Wednesday, August 31, 2011


Guillotine ruler

I've been spending the last few weeks prepping like crazy for the SF Zine Fest on Labor Day weekend. I've made a ton of stuff and I thought I was ready to start ordering envelopes for everything. Then I realized that I had made a lot of my stuff in photo sizes, like 4x6", which is not a standard stationary size.

Untrimmed 4x6" cards

Luckily, I had room to spare on most of the cards so every day I've been bringing a box of items to work (the San Francisco Center for the Book) to do trim off the edges.

Trimmed cards

I was really disappointed when I first learned of my silly mistake but now I will be sure to make my items fit an envelope instead of just assuming it's fine.

Sunday, August 28, 2011

Big Top Etching

Big Top etched plate

I first learned, and fell in love with, etching in the summer of 2004. Being a photo major in college, I didn't have time to do much etching (besides photogravure) over the past 7 years. 
Etching tools and unworked zinc plate

I decided to take an intaglio course at City College of San Francisco this semester and after only two classes, I am once again in love with the process.

First round Big Top print

My choice of subject matter came from a thought I had at work one day: If I had a circus, what would it look like?

Second round Big Top print

Admittedly, I'm not the most skilled at drawing and lately I have been doing whimsical drawings in a more simplistic style. I thought this would work great with my chosen subject matter.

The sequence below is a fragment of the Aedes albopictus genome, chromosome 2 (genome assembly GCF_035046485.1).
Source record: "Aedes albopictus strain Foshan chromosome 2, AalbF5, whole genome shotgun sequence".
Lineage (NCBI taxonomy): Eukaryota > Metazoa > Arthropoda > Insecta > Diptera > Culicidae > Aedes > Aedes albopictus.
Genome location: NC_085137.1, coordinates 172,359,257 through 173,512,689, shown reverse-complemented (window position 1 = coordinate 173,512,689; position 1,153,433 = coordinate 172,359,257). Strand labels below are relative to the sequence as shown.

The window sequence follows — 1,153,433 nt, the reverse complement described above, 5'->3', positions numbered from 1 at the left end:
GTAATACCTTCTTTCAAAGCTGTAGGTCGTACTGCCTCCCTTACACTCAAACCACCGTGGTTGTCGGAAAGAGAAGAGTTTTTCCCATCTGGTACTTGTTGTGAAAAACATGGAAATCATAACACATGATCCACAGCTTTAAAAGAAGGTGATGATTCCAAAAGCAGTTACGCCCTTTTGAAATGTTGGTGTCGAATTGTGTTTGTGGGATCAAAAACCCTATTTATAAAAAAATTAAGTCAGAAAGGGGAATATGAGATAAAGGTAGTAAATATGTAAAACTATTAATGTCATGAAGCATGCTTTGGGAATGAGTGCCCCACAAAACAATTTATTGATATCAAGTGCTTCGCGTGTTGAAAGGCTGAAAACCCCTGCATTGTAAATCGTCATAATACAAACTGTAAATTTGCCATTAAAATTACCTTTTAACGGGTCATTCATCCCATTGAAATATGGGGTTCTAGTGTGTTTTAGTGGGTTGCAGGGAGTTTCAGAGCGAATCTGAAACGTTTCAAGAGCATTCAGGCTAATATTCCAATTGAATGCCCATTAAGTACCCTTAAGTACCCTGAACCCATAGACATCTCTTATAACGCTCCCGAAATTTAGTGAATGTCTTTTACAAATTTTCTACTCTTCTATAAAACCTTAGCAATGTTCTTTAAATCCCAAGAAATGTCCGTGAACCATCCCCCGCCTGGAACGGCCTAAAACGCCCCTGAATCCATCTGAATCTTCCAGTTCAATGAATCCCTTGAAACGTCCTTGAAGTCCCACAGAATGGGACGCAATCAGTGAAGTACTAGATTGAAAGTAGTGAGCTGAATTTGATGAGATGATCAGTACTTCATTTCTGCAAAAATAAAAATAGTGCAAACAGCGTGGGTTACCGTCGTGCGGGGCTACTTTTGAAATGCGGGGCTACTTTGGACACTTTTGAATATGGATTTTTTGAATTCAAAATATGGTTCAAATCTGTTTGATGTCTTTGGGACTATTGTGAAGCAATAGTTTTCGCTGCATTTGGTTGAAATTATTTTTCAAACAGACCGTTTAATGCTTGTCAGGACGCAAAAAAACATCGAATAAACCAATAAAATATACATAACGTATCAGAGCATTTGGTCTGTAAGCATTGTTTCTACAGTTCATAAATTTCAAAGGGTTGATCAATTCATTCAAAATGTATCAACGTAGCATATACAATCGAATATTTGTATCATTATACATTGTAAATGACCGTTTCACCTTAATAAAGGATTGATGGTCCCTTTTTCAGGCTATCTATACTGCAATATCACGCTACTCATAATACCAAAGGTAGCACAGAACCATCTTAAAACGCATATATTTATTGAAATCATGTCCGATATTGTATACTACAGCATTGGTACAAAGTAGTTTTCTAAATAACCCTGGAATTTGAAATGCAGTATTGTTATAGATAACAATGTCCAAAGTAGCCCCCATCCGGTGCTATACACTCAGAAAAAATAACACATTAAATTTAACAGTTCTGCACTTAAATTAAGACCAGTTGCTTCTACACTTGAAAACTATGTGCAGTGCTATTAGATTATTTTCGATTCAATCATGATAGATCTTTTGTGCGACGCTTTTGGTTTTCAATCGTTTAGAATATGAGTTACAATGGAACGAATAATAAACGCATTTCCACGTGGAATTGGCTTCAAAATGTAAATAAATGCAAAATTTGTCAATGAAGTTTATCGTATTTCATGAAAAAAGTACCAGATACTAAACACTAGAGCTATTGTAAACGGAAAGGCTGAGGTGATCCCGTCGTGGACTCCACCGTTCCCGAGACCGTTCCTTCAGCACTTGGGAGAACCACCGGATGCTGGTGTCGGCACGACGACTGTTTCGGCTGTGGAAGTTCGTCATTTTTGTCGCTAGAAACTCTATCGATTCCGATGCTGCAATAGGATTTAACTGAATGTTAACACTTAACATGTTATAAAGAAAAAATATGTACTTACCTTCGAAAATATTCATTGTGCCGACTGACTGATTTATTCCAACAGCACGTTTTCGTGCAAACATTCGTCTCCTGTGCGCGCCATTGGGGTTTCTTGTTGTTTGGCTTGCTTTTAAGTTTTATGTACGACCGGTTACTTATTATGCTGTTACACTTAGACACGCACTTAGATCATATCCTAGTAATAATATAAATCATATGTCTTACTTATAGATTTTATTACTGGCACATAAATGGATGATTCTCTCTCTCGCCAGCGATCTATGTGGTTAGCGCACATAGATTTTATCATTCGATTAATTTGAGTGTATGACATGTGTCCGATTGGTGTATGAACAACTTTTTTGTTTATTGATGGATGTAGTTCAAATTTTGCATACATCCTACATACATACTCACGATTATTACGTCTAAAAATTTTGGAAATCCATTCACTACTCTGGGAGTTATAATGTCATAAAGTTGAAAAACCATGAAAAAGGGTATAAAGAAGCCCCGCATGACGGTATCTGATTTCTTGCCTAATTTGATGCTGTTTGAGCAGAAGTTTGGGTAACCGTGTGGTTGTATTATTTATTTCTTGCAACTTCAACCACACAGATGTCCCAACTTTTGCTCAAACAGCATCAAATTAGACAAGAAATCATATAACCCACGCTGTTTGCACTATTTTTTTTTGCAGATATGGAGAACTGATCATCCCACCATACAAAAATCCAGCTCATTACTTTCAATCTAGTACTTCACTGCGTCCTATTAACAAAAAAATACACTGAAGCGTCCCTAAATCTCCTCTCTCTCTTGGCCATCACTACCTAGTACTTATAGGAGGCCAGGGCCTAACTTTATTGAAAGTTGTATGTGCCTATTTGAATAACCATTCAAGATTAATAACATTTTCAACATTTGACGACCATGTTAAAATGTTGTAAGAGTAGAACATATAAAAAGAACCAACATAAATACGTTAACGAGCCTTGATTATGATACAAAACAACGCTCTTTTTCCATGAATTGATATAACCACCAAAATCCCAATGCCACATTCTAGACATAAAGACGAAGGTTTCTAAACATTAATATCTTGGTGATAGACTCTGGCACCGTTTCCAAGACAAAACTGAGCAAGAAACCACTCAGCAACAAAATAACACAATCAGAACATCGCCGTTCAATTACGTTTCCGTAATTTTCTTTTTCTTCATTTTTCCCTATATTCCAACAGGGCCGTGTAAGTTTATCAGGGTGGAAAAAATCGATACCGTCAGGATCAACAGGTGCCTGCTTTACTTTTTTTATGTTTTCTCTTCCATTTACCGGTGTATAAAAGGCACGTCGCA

Third round Big Top print

It took three rounds of reworking the plate, each time adding more texture, shading and grass to get the print above, which I'm quite happy with. I'm hoping to have enough time to make one or two more circus related plates before we move on to the next project and next semester I'd like to make a portfolio of my version of the circus.

Sunday, August 21, 2011

Handwriting Typography Round 2

Handwritten book colophon

Friday was the second, and final, session of my handwriting as typography workshop at the San Francisco Center for the Book. Our project was creating a small book from a 500 word prose in our own handwriting. 
Chapter II of Through the Looking Glass

My prose was an excerpt from Chapter II, The Garden of Live Flowers, in Lewis Carroll's Through the Looking Glass. As most people know, both Alice in Wonderland and Through the Glass are mainly composed of dialog which, it turns out, is quite hard to layout in handwriting. Our instructor, Georgianna Greenwood, helped me decide to make the dialog run-on so it would look like prose and be easier to layout.